With a background in computational biology, Rueben Scriven joined Interact Analysis two years ago and leads the warehouse automation and on-highway commercial vehicle research areas. Rueben has spoken at some of the leading industry events and moderated several panel discussions on the topic of commercial vehicle electrification. He’s also appeared on CNBC to provide insight on the global electric bus market.
Founded in 1996, AutoStore is a Norwegian warehouse automation vendor specialising in ultra-high density storage systems. Ultra-high density storage systems use a swarm of robots which traverse the top of a three dimensional structure made up of totes. As an order comes in, the robots ‘dig’ out, or retrieve, the correct tote and carry it to the edge of the grid where a human worker picks the correct number of items.
AutoStore operates by licensing its technology to well-known integrators such as Swisslog, Dematic and Element Logic. To date, AutoStore has deployed 20,000 robots at 600 sites across 35 countries. This is up from just 130 installations in December 2016 and 350 in June 2019.
A series of acquisitions in the market
In 2016, EQT Partners acquired AutoStore with a valuation of €500m (~$594m) representing an EBITDA multiple of 18.8x, according to Unquote. AutoStore’s revenues grew from approximately $60 million (NOK 240m) to just under $200 million between 2016 and 2019 representing a CAGR of just under 50%, well above the warehouse automation industry average of 12%.
In June 2019, Thomas H. Lee (THL) acquired AutoStore, valuing the company at €1.6b (~$1.9b). AutoStore’s 2019 EBITDA was $108m resulting in a EBITDA multiple of 17.6x. Along with AutoStore, THL acquired a number of other warehouse automation vendors including Material Handling Systems (which we discuss in depth here) and Fortna.
Recently, Japanese tech conglomerate Softbank acquired a 40% stake in AutoStore for $2.8b, valuing it overall at $7.7b. Assuming a 50% revenue growth rate from 2019 and a 2020 EBITDA margin of 55% (AutoStore’s EBITDA margin in 2019), this would result in an EBITDA multiple of 48x when comparing 2020 EBITDA with the $7.7b valuation. This begs the question: Why has AutoStore’s valuation skyrocketed in recent years?
AutoStore’s growth trajectory
Strategic shift towards micro-fulfillment
AutoStore has positioned its technology as an ideal solution for micro-fulfillment; the concept of installing small automated centres in urban areas for rapid fulfillment. The automated micro-fulfillment centre market is forecast for rapid growth as the traditional centralized model struggles to meet growing demand for same-day delivery requests. By 2025, we forecast that there will be more than 2,000 micro-fulfillment centres installed globally. To date, AutoStore has a number of micro-fulfillment centres installed across the globe, most of which have been installed by Swisslog. These include micro-fulfillment centres for H-E-B in Texas and the recently announced partnership with Ahold Delhaize in Philadelphia.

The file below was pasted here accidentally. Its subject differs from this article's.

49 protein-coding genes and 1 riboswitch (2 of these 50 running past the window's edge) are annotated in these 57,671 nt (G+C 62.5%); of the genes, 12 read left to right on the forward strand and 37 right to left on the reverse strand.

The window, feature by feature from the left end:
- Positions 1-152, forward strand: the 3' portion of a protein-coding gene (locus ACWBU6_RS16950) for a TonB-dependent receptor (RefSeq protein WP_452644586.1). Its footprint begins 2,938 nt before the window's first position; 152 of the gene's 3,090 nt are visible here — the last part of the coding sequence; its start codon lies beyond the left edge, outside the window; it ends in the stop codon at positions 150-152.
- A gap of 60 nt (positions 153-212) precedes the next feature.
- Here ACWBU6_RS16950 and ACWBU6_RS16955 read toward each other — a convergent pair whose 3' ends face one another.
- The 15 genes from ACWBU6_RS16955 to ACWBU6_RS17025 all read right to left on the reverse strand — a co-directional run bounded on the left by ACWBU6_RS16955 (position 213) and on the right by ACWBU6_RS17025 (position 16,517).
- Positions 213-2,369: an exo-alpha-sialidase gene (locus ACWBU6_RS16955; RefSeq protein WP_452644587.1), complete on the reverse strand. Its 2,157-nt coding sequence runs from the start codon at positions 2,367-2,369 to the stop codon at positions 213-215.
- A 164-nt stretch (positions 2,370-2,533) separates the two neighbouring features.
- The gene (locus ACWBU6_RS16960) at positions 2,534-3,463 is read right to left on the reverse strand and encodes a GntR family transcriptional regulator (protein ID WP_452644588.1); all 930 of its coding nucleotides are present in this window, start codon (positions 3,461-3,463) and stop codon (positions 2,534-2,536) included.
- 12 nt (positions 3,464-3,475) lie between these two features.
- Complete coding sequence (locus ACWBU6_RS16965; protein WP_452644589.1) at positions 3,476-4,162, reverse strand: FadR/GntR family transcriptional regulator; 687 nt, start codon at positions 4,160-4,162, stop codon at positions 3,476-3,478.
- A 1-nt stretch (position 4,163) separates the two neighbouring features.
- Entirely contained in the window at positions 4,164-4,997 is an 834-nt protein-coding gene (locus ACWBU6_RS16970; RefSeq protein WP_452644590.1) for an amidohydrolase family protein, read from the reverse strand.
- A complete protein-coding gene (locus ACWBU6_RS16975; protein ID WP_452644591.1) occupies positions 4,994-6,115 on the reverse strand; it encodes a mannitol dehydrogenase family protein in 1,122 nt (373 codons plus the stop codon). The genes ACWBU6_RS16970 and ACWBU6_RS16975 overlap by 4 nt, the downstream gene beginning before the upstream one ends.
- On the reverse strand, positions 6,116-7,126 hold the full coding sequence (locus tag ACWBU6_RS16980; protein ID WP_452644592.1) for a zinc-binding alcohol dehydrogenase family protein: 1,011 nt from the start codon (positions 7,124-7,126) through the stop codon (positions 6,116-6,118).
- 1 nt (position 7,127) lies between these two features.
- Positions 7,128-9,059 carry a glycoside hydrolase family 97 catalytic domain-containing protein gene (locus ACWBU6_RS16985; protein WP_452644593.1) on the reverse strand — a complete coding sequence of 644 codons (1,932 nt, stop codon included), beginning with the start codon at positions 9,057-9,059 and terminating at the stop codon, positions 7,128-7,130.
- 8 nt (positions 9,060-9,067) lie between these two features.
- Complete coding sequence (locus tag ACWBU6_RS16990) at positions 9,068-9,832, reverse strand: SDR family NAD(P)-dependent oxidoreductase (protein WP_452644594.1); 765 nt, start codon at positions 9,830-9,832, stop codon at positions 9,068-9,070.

Hardware and software developments
In recent years, AutoStore has announced several developments to its system including both hardware and software upgrades. Most notably the new Black Line robots, which joined the Red Line robots in AutoStore’s portfolio. Black Line robots can handle larger bins with better battery management and regenerative braking, eliminating the need for downtime whilst charging. In addition to the Black Line, there have been several software upgrades to the system such as the ability to store finished orders within the grid system alongside inventory. The resulting hardware and software upgrades have improved the presentation rate from 450 to 600 presentations / hour.
The consumer shift towards online retail during the pandemic has highlighted many of the inefficiencies that currently exist within today’s logistics systems. Many retailers’ online strategies moved ahead by 5 years in the space of a few months. To remain profitable, retailers and grocers alike are looking towards automation to help curb costs and provide the flexibility needed to meet higher than expected growth in eCommerce. You can read more about our pre- and post-COVID warehouse automation forecasts here.
SoftBank has stakes in several companies which will likely benefit from having a closer relationship with AutoStore. Most notable is Coupang which has been dubbed the Amazon of South Korea. Coupang’s recent IPO was a huge success and it’s likely that much of the funds will be used to expand its logistics network across South Korea and potentially even internationally. SoftBank also owns a stake in FlipKart, Tokopedia, GoPuff and ShipBob, all of which are potential customers for AutoStore.
AutoStore’s phenomenal valuation trajectory and EBITDA multiple paints a sunny picture for the warehouse automation sector. COVID-19 has seen demand for warehouse automation equipment skyrocket. For example, Dematic – one of AutoStore’s licensing partners – recorded a 100% increase in warehouse automation order intake in Q2 2020. SoftBank is forming a strong logistics portfolio and AutoStore has the potential to benefit nearly all of SoftBank’s logistics investments.
To continue the conversation about the rapidly evolving eCommerce and micro-fulfilment markets, get in touch with Rueben direct on Rueben.Scriven@InteractAnalysis.com